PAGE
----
Remarks as prepared
Thank you very much for that warm introduction. It’s my pleasure to be here with you today and I appreciate this opportunity to talk about International Aviation Policy and Challenges.
Transportation Affairs in the Bureau of Economic and Business Affairs at the Department of State works daily to provide the fullest possible commercial support for the U.S. aviation industry. The responsibilities and authorities of our two offices, the Office of Aviation Negotiations and the Office of Transportation Policy, provide us a unique opportunity to advocate for the aviation stakeholders active in international markets.
The Office of Aviation Negotiations manages U.S. bilateral aviation relationships and, in close coordination with the Departments of Transportation and Commerce and the private sector, conducts bilateral negotiations to liberalize commercial aviation. Since 1992, the United States has established Open Skies relationships with over 100 partners—111 at current count. Open Skies agreements are pro-consumer, pro-competition, and pro-growth. They represent a market-oriented approach to aviation relations by allowing markets, not governments, to decide which cities to serve, how often to fly, what aircraft to use, and what fares to charge. Our agreements have opened new markets and created numerous business opportunities for our air carriers around the world. These new markets also promote growth for U.S. airports, cities, and regions, as carriers develop new city-pair routes or expand the services they offer from various cities.
Today, our Open Skies partners include major aviation markets like the European Union, Brazil, Colombia, Canada, and Japan. We worked closely with a broad range of stakeholders, from industry associations—including ACI North America, our hosts today—to individual air carriers, to organized labor, to individual airports and communities in the development of our Open Skies policy, and continue to do so in our ongoing negotiations. We consult with industry before negotiations, and industry representatives frequently come to our negotiations as members of the U.S. delegation. ACI and other airport representatives provide valuable insight into the wants and needs of facility operators, and we welcome their perspective. We also collaborate with the Department of the Treasury to ensure reciprocal exemptions from taxes, duties and the like in all of our Open Skies agreements.
The Office of Transportation Policy develops and coordinates policy on international civil aviation and maritime transport issues, including policy research; safety and security; and environmental protection and accident investigations. OTP participates in the development of policy on international civil aviation and international maritime issues with broad substantive or multinational application, such as those involving the International Civil Aviation Organization and the International Maritime Organization. For example, OTP is the Bureau of Economic and Business Affairs’ office involved in formulating the U.S. Government’s policy on the development of a global market based measure in ICAO.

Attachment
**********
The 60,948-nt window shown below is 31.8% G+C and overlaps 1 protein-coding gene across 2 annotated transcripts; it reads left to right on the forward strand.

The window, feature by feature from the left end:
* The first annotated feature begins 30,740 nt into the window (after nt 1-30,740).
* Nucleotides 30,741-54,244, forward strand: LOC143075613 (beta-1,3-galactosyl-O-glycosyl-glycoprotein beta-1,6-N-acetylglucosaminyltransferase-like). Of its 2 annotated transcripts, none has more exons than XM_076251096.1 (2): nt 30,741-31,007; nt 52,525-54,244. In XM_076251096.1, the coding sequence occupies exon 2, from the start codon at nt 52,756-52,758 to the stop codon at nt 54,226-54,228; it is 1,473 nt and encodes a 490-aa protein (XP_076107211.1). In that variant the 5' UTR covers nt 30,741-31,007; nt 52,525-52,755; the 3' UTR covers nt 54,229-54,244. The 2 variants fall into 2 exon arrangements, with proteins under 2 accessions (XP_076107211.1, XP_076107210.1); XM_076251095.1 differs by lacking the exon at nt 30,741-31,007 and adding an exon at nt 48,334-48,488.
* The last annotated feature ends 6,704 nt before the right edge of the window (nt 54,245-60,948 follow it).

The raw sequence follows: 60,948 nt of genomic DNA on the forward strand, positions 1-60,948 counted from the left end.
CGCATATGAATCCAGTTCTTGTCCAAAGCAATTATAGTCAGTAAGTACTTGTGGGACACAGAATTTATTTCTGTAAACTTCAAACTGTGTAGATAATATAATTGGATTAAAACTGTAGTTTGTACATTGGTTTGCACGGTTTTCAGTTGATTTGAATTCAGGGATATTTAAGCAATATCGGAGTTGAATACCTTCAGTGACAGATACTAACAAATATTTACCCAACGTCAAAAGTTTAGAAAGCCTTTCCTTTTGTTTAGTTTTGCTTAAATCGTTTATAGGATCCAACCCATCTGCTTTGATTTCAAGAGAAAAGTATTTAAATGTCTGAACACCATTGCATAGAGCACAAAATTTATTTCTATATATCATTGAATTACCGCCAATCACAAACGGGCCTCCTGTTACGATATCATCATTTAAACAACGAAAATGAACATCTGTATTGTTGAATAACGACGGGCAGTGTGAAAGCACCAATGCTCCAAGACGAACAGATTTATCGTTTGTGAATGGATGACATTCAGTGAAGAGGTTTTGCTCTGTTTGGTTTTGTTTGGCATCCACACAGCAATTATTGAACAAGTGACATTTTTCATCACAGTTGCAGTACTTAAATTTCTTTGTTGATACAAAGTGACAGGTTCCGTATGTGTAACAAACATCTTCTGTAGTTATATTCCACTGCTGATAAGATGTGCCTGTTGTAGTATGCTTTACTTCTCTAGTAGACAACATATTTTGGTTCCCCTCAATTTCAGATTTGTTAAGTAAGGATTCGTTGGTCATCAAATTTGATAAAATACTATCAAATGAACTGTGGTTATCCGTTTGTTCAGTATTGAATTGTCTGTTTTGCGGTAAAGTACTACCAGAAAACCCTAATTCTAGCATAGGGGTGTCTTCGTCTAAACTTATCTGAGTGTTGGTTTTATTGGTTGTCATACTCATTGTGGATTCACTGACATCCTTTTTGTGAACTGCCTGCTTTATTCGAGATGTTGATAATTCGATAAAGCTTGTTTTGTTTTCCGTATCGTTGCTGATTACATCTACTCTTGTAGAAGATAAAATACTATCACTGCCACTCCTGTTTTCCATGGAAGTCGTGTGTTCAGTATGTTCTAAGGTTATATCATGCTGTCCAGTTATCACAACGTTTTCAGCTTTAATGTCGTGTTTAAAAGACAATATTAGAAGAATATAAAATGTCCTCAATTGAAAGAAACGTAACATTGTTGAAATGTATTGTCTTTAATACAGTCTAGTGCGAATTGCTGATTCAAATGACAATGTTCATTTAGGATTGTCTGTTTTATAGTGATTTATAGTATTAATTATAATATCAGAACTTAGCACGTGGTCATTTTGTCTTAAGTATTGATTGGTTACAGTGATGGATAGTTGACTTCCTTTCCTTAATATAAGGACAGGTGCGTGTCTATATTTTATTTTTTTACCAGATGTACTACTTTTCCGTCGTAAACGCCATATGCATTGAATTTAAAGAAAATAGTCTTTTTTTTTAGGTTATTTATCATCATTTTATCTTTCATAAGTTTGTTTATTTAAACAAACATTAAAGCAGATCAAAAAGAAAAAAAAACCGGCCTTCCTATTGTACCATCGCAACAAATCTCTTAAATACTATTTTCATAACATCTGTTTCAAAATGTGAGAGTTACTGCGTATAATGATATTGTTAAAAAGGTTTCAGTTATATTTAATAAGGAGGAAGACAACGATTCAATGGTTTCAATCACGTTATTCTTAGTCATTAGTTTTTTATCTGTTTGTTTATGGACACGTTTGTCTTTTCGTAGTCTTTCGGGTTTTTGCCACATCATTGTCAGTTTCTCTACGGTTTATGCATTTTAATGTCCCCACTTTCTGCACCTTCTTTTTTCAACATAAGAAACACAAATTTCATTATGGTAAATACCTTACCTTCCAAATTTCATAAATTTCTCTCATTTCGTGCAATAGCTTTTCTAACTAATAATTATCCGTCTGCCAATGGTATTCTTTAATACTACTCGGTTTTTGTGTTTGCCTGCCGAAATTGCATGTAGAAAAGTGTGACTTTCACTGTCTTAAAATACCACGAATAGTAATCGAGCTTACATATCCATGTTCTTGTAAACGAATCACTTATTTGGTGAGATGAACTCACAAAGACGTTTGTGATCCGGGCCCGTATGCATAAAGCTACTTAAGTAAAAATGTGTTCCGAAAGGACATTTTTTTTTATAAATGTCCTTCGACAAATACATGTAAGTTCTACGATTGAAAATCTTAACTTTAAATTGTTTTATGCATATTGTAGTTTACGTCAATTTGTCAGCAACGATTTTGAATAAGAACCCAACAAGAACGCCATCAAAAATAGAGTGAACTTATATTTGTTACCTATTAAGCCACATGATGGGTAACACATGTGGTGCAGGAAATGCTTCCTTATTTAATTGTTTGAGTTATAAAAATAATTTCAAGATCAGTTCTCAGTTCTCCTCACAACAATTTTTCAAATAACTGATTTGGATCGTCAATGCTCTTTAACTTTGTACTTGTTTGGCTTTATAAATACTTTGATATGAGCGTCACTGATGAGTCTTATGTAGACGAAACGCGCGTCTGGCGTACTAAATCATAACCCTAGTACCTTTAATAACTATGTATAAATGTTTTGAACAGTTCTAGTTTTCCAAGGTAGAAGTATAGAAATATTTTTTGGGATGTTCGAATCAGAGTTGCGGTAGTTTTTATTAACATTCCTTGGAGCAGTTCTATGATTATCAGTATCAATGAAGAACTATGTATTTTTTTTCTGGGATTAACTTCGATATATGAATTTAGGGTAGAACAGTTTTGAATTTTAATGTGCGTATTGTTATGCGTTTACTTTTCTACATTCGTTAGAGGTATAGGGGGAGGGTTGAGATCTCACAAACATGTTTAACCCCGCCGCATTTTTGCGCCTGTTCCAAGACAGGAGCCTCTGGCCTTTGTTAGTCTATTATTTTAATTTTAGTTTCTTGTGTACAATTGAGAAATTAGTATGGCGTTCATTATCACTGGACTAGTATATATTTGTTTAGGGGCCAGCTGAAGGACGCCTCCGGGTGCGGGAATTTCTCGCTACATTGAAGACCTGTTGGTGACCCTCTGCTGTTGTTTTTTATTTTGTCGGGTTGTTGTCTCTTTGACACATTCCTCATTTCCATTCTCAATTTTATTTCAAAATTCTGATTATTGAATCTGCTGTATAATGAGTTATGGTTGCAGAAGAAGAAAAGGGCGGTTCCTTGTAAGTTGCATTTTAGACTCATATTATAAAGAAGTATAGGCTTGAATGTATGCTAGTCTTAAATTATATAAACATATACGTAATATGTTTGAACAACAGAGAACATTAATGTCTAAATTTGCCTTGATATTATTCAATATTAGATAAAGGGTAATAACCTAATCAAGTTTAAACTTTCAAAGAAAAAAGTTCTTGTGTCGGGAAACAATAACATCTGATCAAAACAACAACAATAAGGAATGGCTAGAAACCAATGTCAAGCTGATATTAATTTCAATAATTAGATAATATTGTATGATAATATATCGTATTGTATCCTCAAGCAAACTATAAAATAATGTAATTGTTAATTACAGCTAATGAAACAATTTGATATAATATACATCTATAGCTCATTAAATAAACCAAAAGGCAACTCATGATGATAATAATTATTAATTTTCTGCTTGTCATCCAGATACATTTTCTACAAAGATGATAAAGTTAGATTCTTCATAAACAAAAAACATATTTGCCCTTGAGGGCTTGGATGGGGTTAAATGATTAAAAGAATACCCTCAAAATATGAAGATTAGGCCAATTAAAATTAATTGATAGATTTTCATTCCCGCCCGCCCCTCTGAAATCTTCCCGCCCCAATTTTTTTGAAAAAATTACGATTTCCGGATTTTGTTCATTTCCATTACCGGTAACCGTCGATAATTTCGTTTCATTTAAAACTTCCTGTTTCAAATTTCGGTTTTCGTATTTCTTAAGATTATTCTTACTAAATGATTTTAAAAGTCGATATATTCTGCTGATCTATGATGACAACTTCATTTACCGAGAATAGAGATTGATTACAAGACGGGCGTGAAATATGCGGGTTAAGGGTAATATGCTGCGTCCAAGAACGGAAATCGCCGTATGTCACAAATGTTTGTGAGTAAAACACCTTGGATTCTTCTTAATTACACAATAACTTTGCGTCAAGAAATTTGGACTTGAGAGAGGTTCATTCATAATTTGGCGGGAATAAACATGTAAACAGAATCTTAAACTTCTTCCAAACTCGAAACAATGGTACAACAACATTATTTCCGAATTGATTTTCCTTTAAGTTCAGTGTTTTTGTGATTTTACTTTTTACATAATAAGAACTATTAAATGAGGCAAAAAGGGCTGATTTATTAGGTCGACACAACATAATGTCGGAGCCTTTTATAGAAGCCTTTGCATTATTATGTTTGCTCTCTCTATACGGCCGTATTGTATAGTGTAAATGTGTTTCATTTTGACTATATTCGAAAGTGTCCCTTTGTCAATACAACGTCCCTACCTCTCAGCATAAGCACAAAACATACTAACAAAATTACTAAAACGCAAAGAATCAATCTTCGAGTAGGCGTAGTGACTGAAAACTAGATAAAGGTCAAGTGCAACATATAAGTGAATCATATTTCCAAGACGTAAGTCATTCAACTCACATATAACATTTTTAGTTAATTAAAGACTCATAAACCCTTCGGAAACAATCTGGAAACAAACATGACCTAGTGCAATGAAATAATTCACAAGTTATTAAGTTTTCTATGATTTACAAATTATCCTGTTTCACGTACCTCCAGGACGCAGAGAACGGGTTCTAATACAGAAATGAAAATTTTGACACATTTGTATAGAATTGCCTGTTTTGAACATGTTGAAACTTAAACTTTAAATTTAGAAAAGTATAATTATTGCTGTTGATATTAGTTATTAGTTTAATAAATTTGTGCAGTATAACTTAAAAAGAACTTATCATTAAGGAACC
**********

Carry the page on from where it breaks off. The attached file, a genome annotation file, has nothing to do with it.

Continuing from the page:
Looking around the world today, we can see successful carriers of numerous nationalities serving global markets. These carriers are increasingly integrated into global alliance structures. Within such alliances, cooperation can range from codesharing and common levels of service quality to deeper integration involving joint decision-making on schedules and prices. Our Open Skies agreements have played a key role in facilitating these alliances by opening new markets and creating new business opportunities for our air carriers around the world. A good example of this is our Open Skies agreement with the EU, signed in 2007. But Open Skies also can facilitate deeper integration in another way. As you know, for U.S. regulators, Open Skies is a necessary, though not sufficient, condition for the granting of anti-trust immunity. The Department of Transportation has issued grants of antitrust immunity to joint ventures operating over the Pacific and Atlantic in recent years.
Our work on Open Skies is linked closely to the President’s National Export Initiative and to the Department of State’s Economic Statecraft initiative. Open Skies agreements have helped to expand international passenger and cargo flights to and from the United States. Expanded passenger and cargo links promote increased travel, tourism, and trade; enhance productivity; and spur high-quality job opportunities and economic growth. How do they do this? They eliminate government interference in the commercial decisions of air carriers about routes, capacity, and pricing, thus freeing carriers to provide more affordable, convenient, and efficient air services for consumers.
I am optimistic that we will soon have encouraging year-end data for 2013, but, in the meantime, let me give you some examples from early 2012, which illustrate these points:
Indeed, cargo is central to our Open Skies agenda, because Open Skies is critical to allowing the global operations of cargo carriers that support economic growth and development throughout the world. As one executive of a major cargo carrier told us, “Open Skies is the way we exist.”
But conclusion of an Open Skies agreement is not the last word in our civil aviation relationship with any country. These agreements mark important, but by no means final, milestones. Some trade economists are fond of describing trade liberalization using the analogy of a bicycle. As long as the bicycle is moving forward, it is not difficult to keep it upright. But once the bicycle stops it often topples over. The same paradigm seems to apply to aviation liberalization. We must keep moving forward and ensure that the hard-won liberalization achieved through our Open Skies agreements has not been in vain.
We do continue to seek Open Skies agreements with countries where we do not have them yet. China is the largest of our non-Open Skies partner economies; others include Mexico, South Africa, Vietnam, Russia, Argentina, and a number of Caribbean partners. We know we will have some challenging negotiations ahead.
One of the major challenges going forward for the industry is security. Let me talk about just a few of the ways in which this is being addressed.
In January 2012 President Obama signed an Executive Order for a National Tourism Strategy that will benefit the aviation industry by improving both the marketing of the U.S. as a tourism destination and secure visa processing to facilitate this traffic. This is especially important for China and Brazil, which have large populations that are eager to travel to the United States, but were frustrated with long waits for visas and at immigration lines on arrival. Changes in visa processing in these two countries, and marked increases in consular staffing, have made visits to the United States easier for these travelers.